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Faux four a fan favorite

The Calvin Theater was alive with the spirit of 60s on Saturday night when 1964 the Tribute brought the sounds of the Beatles to the Northampton stage. Named the “best Beatles tribute band in the world” by Rolling Stones Magazine, 1964 the Tribute recaptured the experience of the early Beatles for the audience…

The performance was an imperfect but thoroughly enjoyable impersonation of the Beatles at their arrival in the States. The experience of the band members contributed to the quality of their imitation without detracting from the illusion of their performance. There were, however, a few noticeable differences in watching the twenty-year-old Beatles and their middle-aged counterparts.

It would, for example, be difficult to say that four 50-year old men in tight pants and mop-cut wigs capture the sex appeal of the Beatles in 1964. They had the mannerisms of the Beatles-Lennon’s high-chested guitar style and weird wide-stanced leg bob, Ringo’s goofy head-shake. They had the clothes, the moves, the Liverpudian accents. But when they asked the audience to take a gander at George’s (Tom Work’s) ass, the reaction was more amused chuckling than ecstatic cat-calling.

Vocally and instrumentally, however, Mark Benson, Gary Grimes, Tom Work and

Terry Manfredi are as close to the original Beatles as imitation bands come. Benson was especially good as Lenin; his vocals on “If I Fell” and “I Feel Fine” were standouts of the evening. Grimes’ voice was a bit tinny at times and prone to screeching on some of the higher numbers. It was his impersonation of McCartney, more than the quality of his vocals, that drew the audience into the illusion of 1964. From body language to witty banter, 1964 embodied of the touring atmosphere of the Beatles arrival in America.

The banter ran a little more corny than charismatic, but it appealed to what was generally an older audience at the Calvin Saturday night and instilled a deep sense of nostalgia in the performance. Watching 1964, it was easy to imagine what the Beatles might have looked like onstage together in their fifties, playing the old hits and joking with the audience about the old days.

Harder to imagine was that the old woman in the next row who fell asleep during intermission could’ve been throwing her bra at the real Paul, John, George and Ringo 40 years ago. Thankfully, in a theater where the average audience member was either over 40 years old or accompanied by an adult, everyone kept their bras on. The only point at which things got a little rowdy was during 1964’s rendition of Twist and Shout, a clear crowd-pleaser. 

For the most part, however, the performance was a classy tribute to the early days of the Beatles leading up to their 1964 world tour. 1964 the Tribute is distinct from other Beatles tribute bands in that it focuses on songs from the Beatles’ early albums, with songs from Please Please Me, With the Beatles, A Hard Day’s Night, and Beatles for Sale. Pop-infused love songs like “I want to Hold Your Hand,’ ‘All My Loving,’ ‘If I Fell’ and ‘Can’t Buy Me Love’ dominated the evening. It was the sounds of the Beatles pre-acid: more pop and less of the psychedelic rock of Abbey Road and Sgt. Pepper.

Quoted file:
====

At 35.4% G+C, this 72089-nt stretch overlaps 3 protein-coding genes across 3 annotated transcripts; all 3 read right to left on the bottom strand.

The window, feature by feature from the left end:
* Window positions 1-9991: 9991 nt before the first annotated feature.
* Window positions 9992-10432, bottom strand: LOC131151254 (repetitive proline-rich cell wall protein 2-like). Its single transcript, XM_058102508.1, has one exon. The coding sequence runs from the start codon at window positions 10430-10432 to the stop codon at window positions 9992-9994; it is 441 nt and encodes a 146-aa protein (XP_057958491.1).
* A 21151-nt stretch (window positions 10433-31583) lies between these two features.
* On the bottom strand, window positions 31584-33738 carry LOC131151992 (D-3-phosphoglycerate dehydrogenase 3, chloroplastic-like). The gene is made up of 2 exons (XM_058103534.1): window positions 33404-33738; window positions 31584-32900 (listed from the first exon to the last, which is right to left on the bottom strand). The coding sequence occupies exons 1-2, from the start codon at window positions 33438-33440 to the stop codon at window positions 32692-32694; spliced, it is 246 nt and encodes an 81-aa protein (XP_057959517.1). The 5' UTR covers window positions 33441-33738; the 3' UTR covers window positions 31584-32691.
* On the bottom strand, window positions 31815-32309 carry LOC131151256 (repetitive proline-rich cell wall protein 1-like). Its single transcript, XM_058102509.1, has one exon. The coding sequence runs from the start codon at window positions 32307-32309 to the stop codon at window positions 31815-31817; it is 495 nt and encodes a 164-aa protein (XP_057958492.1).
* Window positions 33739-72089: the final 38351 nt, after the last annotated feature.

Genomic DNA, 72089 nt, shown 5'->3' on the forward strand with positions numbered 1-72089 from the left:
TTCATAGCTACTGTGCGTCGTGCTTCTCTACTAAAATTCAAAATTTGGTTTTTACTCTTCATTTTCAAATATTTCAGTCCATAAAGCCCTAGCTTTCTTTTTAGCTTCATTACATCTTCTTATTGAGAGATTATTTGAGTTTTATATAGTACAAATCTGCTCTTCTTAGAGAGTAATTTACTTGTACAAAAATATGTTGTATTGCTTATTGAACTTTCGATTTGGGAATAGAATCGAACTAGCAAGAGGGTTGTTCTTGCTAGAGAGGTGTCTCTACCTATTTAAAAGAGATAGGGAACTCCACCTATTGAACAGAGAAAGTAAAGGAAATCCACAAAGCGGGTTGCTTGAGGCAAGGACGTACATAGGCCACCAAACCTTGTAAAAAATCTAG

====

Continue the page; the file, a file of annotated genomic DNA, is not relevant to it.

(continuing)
1964 the Tribute has been performing since 1982 – as was announced during the show, the tribute band recently celebrated its 26th ‘birthday’. The Ohio-based 1964 has performed at concert halls, universities, shows and fairs across the country, and been voted “Contemporary Music Artists of the Year” by the National Association for Campus Activities and “Campus Entertainers of the Year” by the Canadian Association for Campus Activities and it has even been to Carnegie Hall nine times .

Although they aim for authenticity in recreating the experience of the Beatles, 1964 the Tribute differs from the original band in a few minor respects, specifically in terms of sound quality and set length. Improvements in sound quality can be attributed mostly to the larger and better speakers available today – audiences at the original Beatles’ concerts often complained of being unable to hear the music. 1964 also plays 45 minute sets as opposed to the Beatles’ traditional 30 minute sets, and the tribute band was more than willing to perform an encore of Long Tall Sally. The Beatles never played encores.

Ultimately, the night wasn’t so much about imitating the Beatles as about recapturing the feeling of the early Beatles for the older audience members and giving younger viewers a chance to see what the Beatles could’ve been like live.

This much can be said about Benson, Grimes, Work, and Manfredi: they take a sad song and make it better.

Rachel Dougherty can be reached at rdougher@student.umass.edu.

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